Private working lands account for more than 141 million acres in Texas, making up 82 percent of a state that’s 95 percent privately owned. These lands provide food and fiber for the world, and also provide critical wildlife habitat and ecosystem services to millions of Texans. From 1997–2017 there was a net loss of 2.2 million acres of working lands to non-agricultural use. Texas ingenuity within the agriculture industry is helping produce more with less, while increasing environmental stewardship.
Cactus Feeders, an Amarillo beef and pork production company, is utilizing intensive rotational grazing of cattle to build soil, help pull carbon from the atmosphere, and increase the soil’s water retention capacity.
On a former corn and cotton farm where fences were mostly non-existent, Cactus Feeders is utilizing 5,600 acres surrounding two of its feedyards in Moore and Sherman counties in the Texas Panhandle for an experimental approach that it believes will benefit the entire industry. Cactus Feeders planted the acreage with annual forages and grazes cattle at high stocking rates for short periods of time before moving them to fresh paddocks. So far, the results are promising.
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“Now we must determine if these assumptions endure, and to what extent we can maintain and grow this improvement. Through research can we build confidence that our observations are not the result of chance and that the decisions we make address the three pillars of sustainability: environmental, economic, and societal,” says Paul Defoor, Co-CEO.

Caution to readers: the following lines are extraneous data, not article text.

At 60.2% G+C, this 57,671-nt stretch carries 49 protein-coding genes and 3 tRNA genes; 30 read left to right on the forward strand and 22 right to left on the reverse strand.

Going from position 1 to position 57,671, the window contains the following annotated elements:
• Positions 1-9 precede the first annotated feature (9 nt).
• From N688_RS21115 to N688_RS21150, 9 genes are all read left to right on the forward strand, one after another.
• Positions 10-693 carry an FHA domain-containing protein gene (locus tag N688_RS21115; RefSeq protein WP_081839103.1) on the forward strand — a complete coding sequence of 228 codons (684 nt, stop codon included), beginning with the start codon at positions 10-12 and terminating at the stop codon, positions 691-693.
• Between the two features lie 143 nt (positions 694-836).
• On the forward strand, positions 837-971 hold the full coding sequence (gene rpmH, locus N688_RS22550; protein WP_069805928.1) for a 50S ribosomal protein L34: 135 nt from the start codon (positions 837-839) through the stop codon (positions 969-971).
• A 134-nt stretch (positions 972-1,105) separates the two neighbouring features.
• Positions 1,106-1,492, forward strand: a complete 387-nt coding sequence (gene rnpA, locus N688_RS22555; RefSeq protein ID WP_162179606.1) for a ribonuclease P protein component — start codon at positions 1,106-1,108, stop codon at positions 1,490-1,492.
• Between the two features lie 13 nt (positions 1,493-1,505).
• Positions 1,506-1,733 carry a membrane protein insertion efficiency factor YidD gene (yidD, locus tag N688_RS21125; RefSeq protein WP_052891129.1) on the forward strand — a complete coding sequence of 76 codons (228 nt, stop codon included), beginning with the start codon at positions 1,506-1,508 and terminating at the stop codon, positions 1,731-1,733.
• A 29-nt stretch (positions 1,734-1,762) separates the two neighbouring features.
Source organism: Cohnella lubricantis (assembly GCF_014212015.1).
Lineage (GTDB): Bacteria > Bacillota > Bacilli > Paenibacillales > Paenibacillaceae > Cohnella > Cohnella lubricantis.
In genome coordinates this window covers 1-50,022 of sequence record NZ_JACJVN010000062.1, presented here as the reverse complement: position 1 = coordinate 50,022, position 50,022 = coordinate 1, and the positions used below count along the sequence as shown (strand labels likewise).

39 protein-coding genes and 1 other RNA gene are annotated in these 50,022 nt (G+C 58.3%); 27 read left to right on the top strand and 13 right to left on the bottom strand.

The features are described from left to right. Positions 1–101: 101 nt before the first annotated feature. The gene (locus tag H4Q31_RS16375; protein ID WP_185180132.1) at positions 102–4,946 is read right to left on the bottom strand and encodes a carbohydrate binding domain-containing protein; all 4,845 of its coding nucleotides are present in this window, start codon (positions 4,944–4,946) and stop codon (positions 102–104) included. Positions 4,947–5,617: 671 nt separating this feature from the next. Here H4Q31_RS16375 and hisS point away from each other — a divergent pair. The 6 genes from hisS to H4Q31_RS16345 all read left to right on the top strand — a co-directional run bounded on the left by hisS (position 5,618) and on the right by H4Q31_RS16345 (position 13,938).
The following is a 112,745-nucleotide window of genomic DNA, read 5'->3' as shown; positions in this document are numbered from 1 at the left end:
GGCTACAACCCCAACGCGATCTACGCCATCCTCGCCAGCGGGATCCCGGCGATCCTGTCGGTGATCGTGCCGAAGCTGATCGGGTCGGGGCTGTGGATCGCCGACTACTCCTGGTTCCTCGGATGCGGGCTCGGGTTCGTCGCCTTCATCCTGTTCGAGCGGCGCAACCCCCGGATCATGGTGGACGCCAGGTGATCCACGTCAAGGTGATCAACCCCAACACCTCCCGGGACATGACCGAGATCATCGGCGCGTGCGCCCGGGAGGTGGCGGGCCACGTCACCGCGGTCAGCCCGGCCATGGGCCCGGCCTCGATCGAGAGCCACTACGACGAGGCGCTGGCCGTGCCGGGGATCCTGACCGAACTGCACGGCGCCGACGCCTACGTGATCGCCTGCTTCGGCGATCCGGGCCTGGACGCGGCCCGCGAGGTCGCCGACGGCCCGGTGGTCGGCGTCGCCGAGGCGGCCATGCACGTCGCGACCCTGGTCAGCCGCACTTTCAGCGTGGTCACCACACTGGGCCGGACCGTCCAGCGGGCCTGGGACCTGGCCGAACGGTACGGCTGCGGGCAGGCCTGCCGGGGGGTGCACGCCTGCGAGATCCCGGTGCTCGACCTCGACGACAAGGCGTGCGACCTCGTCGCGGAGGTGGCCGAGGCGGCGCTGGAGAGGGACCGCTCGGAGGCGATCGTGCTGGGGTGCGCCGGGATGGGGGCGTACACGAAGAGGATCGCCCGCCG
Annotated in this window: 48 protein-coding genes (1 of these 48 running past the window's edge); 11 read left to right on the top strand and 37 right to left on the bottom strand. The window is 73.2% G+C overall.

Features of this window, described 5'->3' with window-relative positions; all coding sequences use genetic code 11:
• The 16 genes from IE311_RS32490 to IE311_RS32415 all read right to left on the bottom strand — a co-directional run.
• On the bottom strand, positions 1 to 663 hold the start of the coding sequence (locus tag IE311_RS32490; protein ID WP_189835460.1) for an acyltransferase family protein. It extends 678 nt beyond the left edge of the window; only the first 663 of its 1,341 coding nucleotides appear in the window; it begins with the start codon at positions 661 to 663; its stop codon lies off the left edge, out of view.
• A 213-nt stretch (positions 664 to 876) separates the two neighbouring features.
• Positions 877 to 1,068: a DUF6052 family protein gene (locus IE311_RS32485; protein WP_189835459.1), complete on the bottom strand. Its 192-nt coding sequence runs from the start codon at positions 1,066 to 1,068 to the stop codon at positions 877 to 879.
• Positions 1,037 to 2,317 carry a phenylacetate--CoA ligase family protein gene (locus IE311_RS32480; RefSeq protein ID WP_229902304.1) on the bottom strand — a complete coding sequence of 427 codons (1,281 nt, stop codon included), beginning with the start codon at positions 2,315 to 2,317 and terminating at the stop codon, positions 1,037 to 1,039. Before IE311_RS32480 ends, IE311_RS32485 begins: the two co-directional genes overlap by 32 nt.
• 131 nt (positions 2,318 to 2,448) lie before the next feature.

Organic matter is a large part of what makes healthy topsoil hold water, and since rainfall is unreliable in Texas, building it up is of paramount importance. Cactus Feeders conducted a test in 2018 that showed a single grazing season added 0.33 percentage points of organic matter to the soil. Every additional percentage point increases the soil’s water-holding capacity by up to 20,000 gallons per acre, a significant gain in an area of limited soil moisture.
Keep that up for seven to ten years, and the gains in organic matter could massively increase water retention in the soil. If the system works, it would draw less water from the Ogallala aquifer than irrigated crops.
“Developing production systems to efficiently produce quality protein from arid and semi-arid lands such as the Texas Panhandle, using little or no groundwater irrigation will be a true value to society,” Defoor says. “It begins in the heart of cattle country, with what helped establish Texas, and will keep our state strong, resilient, and productive into the future.”